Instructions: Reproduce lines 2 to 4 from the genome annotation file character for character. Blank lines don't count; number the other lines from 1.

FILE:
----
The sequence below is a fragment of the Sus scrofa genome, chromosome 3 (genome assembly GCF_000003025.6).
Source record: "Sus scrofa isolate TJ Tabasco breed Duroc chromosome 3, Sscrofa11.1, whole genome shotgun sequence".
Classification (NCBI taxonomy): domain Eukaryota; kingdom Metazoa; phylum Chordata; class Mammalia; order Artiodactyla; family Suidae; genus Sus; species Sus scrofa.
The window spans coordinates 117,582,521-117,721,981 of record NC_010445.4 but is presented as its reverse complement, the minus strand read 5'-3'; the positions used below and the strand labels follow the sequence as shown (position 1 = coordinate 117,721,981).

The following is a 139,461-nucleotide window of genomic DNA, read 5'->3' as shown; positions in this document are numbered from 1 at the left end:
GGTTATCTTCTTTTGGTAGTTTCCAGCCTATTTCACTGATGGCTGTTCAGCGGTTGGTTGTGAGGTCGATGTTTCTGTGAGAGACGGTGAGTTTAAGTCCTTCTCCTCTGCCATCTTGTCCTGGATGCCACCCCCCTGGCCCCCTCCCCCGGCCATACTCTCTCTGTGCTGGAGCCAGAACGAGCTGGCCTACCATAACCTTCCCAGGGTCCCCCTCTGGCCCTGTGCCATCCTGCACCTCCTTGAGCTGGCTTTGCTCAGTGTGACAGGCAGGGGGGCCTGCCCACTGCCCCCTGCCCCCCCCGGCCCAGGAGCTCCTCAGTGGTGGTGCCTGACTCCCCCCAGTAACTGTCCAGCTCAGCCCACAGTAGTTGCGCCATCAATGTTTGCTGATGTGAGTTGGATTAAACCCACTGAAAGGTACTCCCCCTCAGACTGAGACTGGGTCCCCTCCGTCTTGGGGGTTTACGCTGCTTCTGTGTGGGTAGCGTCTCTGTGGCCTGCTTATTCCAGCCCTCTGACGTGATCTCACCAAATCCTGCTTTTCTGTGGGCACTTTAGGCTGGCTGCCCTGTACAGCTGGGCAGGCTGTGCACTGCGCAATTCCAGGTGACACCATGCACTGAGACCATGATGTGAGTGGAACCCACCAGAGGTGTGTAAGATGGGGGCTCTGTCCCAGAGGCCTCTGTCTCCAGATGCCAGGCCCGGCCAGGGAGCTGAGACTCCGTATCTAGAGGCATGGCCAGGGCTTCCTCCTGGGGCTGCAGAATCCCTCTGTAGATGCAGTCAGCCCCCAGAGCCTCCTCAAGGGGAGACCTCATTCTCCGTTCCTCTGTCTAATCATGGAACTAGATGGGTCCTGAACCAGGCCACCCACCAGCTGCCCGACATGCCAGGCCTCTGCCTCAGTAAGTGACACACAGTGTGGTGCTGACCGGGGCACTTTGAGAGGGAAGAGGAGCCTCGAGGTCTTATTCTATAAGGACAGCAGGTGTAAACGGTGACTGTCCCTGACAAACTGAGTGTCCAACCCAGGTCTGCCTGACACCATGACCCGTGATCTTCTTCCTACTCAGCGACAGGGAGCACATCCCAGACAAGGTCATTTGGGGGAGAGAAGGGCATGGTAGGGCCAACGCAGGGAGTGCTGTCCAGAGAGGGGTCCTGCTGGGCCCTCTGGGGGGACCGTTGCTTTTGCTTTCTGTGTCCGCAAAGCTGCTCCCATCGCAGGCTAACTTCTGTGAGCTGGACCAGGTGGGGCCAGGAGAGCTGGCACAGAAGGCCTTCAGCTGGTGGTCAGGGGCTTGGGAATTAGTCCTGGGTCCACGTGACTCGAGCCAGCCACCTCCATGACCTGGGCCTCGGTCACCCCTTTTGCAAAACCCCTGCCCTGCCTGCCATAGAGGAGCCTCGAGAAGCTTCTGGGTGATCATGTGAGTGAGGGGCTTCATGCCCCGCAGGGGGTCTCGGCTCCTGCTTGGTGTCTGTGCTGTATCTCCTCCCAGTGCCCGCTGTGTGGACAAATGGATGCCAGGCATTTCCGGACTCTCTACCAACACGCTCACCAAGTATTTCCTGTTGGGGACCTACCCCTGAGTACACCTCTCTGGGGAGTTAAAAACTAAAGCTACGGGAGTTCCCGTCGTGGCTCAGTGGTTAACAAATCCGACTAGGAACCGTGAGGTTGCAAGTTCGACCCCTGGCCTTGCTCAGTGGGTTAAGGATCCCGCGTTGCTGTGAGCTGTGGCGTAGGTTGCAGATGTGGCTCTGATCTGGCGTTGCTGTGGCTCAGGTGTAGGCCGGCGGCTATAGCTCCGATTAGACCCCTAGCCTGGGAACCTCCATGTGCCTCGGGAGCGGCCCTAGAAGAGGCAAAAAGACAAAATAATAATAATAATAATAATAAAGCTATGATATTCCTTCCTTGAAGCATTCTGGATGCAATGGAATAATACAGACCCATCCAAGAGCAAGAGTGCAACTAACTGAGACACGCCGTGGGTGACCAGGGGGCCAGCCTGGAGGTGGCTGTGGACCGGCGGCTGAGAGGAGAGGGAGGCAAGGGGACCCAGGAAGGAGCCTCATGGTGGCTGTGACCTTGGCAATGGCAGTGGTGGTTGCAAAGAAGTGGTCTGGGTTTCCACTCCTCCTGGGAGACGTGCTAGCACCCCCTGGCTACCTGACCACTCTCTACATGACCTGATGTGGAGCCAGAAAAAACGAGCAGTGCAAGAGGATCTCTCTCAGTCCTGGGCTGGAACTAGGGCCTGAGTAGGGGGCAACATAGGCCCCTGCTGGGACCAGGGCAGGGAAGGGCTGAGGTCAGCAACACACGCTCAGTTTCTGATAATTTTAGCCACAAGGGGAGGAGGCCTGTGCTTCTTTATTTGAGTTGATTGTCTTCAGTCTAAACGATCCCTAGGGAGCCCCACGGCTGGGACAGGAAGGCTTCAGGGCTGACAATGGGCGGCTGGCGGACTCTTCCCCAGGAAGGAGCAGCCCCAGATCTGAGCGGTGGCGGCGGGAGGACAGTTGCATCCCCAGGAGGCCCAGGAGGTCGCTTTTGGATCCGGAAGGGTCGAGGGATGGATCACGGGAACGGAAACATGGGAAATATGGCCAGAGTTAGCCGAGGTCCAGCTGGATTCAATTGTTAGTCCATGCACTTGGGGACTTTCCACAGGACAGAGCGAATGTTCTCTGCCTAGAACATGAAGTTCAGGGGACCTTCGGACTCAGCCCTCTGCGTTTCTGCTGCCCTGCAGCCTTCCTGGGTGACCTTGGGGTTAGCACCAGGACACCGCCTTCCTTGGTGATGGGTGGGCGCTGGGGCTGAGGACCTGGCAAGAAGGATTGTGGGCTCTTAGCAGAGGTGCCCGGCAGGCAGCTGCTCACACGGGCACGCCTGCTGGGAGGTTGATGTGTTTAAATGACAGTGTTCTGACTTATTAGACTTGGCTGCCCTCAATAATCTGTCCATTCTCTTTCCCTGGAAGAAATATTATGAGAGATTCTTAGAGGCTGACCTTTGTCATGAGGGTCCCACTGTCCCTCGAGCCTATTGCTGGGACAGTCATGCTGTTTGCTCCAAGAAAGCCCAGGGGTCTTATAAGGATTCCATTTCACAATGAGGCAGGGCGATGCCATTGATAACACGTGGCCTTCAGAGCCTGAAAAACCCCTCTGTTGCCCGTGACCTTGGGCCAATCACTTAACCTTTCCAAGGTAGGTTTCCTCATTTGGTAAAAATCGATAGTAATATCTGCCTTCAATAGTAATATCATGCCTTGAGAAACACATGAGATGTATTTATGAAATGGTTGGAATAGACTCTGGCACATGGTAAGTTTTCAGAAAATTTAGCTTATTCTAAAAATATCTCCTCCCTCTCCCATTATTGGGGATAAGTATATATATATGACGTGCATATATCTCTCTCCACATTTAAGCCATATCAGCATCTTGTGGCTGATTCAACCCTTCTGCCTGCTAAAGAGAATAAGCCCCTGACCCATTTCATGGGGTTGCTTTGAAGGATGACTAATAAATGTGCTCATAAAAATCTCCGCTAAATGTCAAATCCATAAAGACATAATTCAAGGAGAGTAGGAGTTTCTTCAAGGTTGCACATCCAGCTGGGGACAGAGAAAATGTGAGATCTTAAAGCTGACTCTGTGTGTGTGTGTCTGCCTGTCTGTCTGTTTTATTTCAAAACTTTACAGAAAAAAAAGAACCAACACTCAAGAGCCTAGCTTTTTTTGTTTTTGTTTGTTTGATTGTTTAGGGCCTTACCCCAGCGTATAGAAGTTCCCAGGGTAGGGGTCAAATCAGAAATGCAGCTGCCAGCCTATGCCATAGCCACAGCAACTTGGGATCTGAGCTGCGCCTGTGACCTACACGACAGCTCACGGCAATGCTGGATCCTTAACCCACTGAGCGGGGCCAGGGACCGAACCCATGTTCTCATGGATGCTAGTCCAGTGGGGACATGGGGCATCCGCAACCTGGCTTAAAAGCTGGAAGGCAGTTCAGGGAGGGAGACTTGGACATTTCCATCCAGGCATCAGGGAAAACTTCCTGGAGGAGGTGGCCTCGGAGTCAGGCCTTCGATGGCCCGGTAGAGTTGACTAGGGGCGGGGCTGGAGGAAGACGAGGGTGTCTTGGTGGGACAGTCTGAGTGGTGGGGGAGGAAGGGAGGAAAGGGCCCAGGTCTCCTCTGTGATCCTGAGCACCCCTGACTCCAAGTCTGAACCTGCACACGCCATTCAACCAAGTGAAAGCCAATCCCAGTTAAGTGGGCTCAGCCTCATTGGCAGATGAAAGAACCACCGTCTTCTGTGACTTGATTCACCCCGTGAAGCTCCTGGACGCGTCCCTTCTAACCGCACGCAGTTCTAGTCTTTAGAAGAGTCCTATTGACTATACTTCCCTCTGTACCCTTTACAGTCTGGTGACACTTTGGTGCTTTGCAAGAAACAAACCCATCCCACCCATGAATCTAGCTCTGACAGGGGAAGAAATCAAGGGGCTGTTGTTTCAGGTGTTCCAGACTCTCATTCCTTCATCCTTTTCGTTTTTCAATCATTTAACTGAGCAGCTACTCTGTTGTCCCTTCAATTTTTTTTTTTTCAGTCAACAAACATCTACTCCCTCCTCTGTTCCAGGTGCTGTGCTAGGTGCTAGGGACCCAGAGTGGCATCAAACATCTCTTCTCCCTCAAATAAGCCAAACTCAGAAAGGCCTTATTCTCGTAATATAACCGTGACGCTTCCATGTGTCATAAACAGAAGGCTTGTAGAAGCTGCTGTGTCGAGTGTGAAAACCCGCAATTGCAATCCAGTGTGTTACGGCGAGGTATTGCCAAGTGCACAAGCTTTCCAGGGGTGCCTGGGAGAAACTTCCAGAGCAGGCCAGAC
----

Source record: "Sus scrofa isolate TJ Tabasco breed Duroc chromosome 3, Sscrofa11.1, whole genome shotgun sequence".
Classification (NCBI taxonomy): domain Eukaryota; kingdom Metazoa; phylum Chordata; class Mammalia; order Artiodactyla; family Suidae; genus Sus; species Sus scrofa.
The window spans coordinates 117,582,521-117,721,981 of record NC_010445.4 but is presented as its reverse complement, the minus strand read 5'-3'; the positions used below and the strand labels follow the sequence as shown (position 1 = coordinate 117,721,981).